So, I came back from that tour and I started working on ideas for songs and then I met up with this dude, Todd Youth who helped co-write that record with me (Casualties & Tragedies) and he was in this band called The Chelsea Smiles and he played guitar for D Generation and played for Danzig for a while. We started working on those songs together, we did a tour together, I put Wednesday 13 on hiatus, in the middle of 2009 I started doing Gunfire 76 and that was going to be full time for a while and then Murderdolls came in and stopped it. So, I went and did that but Gunfire was meant to be a project to go on for a while. If it does happen again and we all still talk about it because we’re all still friends and our drummer Rob (Hammersmith) who was in the band, he’s in Skid Row now so he’s been really busy. We’re still all great friends and talked and I’m trying to figure out where we can do a week of dates somewhere, sometime. I don’t know when and eventually we’ll put out maybe not a full record but we’ll do an EP or some songs for iTunes or something because it’d be cool to get together because that band really is what turned into Wednesday 13 after that. The Gunfire guys went and joined Murderdolls and then Murderdolls stopped and we kept going as our band. It was a great record, I wouldn’t want to play those songs in the Wednesday 13 set because it’s so different and that’s why I like it. It’s such a different project. So, I actually get to shed my skin when I get into that band and do a whole different thing.
It’s cool to have different outlets. Like, Bourbon Crow is the same way. I don’t have to be in my whole Wednesday 13 getup and I can just do that so it’s just cool to have different projects and things because there are different sides to my personality and that’s why I do the different music that I do, to show those sides. Sometimes it gets confusing because people go, “You’re not supposed to look like that!” Well, what the fuck am I supposed to look like?
Well Wednesday, for what it’s worth, speaking for Baltimore, we do a festival every year called M3 and it’s literally a glam, 80s, LA music festival. So, if you find yourself with a schedule gap in late April, early May because that’s always when it is every year, you could always try to get on that.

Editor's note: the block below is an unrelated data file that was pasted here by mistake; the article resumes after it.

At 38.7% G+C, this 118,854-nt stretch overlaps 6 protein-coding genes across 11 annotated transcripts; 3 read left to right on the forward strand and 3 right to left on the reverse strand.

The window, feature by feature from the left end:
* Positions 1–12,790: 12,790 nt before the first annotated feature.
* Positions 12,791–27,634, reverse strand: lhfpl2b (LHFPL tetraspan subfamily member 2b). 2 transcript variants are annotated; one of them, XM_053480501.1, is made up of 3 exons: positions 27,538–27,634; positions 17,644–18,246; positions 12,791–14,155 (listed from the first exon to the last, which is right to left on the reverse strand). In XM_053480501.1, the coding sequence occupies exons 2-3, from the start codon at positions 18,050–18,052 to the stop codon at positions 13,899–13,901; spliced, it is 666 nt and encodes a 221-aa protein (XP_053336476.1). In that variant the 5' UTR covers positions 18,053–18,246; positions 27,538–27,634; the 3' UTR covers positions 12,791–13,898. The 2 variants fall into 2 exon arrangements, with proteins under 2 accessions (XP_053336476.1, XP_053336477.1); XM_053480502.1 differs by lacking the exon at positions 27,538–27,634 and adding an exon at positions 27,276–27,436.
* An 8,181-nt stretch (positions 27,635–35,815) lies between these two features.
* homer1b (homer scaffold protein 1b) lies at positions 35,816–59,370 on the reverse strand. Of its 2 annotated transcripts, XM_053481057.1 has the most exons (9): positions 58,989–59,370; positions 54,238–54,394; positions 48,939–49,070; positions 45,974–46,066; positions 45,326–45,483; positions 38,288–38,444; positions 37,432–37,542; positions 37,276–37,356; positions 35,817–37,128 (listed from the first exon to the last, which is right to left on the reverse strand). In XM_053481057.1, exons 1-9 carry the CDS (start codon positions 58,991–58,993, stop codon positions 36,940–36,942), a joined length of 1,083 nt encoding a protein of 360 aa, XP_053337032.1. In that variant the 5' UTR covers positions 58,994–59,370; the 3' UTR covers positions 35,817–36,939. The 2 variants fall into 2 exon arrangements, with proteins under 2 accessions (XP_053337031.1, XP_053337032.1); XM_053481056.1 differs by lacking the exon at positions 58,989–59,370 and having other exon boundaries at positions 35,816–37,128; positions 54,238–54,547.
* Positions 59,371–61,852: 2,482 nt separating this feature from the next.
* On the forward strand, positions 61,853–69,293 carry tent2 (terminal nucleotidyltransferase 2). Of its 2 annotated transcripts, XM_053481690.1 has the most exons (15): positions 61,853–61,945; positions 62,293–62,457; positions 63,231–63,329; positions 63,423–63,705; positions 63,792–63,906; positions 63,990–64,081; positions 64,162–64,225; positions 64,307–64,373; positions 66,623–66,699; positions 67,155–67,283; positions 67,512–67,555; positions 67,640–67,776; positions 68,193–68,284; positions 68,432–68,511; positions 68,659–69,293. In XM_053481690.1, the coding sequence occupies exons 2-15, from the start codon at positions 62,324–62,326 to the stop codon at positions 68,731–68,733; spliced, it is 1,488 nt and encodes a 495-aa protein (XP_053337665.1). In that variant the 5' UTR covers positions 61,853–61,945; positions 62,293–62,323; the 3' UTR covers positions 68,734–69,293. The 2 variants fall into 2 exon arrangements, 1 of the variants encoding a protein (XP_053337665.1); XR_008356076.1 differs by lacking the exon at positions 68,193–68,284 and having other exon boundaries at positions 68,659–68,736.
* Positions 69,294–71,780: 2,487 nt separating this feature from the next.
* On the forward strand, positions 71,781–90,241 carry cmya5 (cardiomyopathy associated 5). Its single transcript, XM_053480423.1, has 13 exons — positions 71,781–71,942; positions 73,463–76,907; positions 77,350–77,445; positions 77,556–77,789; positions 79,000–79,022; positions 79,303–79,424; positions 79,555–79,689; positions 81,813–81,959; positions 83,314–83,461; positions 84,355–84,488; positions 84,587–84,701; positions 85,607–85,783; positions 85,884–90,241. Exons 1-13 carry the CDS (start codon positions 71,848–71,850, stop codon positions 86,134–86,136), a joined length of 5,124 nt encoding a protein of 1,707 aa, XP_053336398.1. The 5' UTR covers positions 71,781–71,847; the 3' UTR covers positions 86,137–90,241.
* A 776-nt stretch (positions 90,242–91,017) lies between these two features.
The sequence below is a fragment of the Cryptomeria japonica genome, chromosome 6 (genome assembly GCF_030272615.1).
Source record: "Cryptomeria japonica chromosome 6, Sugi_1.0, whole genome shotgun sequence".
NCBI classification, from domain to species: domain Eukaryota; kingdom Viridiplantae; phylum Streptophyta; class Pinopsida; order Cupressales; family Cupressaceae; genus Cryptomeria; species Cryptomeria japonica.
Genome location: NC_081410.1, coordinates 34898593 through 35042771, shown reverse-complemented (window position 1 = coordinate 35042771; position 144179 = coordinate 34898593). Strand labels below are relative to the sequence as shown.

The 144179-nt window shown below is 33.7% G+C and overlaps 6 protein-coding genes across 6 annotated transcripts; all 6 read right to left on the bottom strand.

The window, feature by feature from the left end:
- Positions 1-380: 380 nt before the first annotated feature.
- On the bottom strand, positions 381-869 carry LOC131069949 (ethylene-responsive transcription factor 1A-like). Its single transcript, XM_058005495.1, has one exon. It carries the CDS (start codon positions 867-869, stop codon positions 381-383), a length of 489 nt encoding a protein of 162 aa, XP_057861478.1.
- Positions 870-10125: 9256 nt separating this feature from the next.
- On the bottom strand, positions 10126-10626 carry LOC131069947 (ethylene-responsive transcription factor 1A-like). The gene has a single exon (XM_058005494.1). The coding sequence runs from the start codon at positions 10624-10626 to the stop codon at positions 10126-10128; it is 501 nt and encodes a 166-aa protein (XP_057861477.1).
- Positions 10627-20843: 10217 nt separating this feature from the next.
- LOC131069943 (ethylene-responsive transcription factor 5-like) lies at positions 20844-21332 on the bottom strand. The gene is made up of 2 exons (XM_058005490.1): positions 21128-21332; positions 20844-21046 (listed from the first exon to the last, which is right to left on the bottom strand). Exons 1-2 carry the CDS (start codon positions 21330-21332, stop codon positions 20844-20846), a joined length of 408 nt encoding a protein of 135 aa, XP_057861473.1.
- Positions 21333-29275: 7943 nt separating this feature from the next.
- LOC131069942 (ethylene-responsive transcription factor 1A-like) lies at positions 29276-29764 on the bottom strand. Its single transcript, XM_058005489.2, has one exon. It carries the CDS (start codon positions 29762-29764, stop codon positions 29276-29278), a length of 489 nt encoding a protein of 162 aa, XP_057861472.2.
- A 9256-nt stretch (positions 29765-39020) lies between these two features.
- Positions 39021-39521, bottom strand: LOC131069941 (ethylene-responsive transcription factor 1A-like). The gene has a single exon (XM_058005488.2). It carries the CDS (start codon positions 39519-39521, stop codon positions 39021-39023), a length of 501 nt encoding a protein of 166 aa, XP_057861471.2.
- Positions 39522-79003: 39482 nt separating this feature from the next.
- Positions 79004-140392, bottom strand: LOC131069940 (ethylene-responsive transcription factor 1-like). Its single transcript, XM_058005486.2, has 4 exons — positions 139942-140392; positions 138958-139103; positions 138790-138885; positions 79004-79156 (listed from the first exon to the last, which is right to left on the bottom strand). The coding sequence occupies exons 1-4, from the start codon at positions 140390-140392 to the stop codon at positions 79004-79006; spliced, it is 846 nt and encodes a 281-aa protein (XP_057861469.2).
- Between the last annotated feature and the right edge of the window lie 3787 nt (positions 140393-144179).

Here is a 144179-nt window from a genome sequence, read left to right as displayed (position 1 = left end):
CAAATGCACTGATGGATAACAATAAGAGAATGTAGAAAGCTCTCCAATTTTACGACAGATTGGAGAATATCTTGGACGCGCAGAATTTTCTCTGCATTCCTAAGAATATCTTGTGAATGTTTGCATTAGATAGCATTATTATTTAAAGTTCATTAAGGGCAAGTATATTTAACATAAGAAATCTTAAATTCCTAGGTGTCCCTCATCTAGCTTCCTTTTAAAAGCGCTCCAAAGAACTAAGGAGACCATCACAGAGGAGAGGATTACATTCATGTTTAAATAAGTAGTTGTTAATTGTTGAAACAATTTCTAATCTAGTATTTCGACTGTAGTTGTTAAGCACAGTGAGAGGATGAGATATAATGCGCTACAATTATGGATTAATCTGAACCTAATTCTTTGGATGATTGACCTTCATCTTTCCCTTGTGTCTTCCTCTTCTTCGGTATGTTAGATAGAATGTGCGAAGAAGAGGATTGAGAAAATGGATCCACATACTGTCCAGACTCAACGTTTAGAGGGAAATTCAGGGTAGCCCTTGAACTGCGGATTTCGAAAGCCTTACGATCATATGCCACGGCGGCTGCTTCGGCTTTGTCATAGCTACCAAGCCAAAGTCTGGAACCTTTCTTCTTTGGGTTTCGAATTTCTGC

I’ve heard of it. That’s a good idea. Actually, It’s be cool for us to get on one of those hair metal, Monsters of Rock cruises because that would definitely fit in there, for sure.
Absolutely. Where did the Gunfire come from in the band name? You’ve been using 76 in your music for years in all bodies of Wednesday 13 work.
Yeah, ’76 is the year I was born and I don’t know where the Gunfire thing came from. I just wrote some words down and pieced it together. [Laughs] I really don’t know where that came from but I know I came up with the name in a hotel room in London because I wrote it down on one of the hotel ledger pads and thought it was cool. I was just writing a bunch of names down and that was the one that, kind of, stuck out.
Pulling it back to Wednesday 13 because now in 2017 you have Condolences coming out. Tell us a little bit about it because it’s coming after Monsters of the Universe which was your first concept album. Is Condolences going to be a concept album as well or will it be more of a traditional Wednesday 13 record?
This is a whole different record all together. It’s not a concept record but the theme is death. [Laughs] It’s a really dark, violent album. I keep telling everybody that it’s the heaviest album we’ve ever done but it’s still Wednesday 13. It’s not like I’m trying to change my voice and get all metal, I can’t do that, but the music has definitely moved up into a more metal sound. But lyrically, I think it’s probably back to where the fans like it. The last record, I was experimenting because it was a concept story. It was, basically, all these conspiracy theories I read and I turned them into my own little weirdo story. I love that album by the way, it was such a cool thing to do, a departure and get to do something out of the box like that and that’s opened up the door for what we did with this because every record that we make there’s no rules with anything. We always try to experiment and do different things but always paying respect to the past. We don’t ever lose sight of what it is but with the new album it’s taken a whole other form.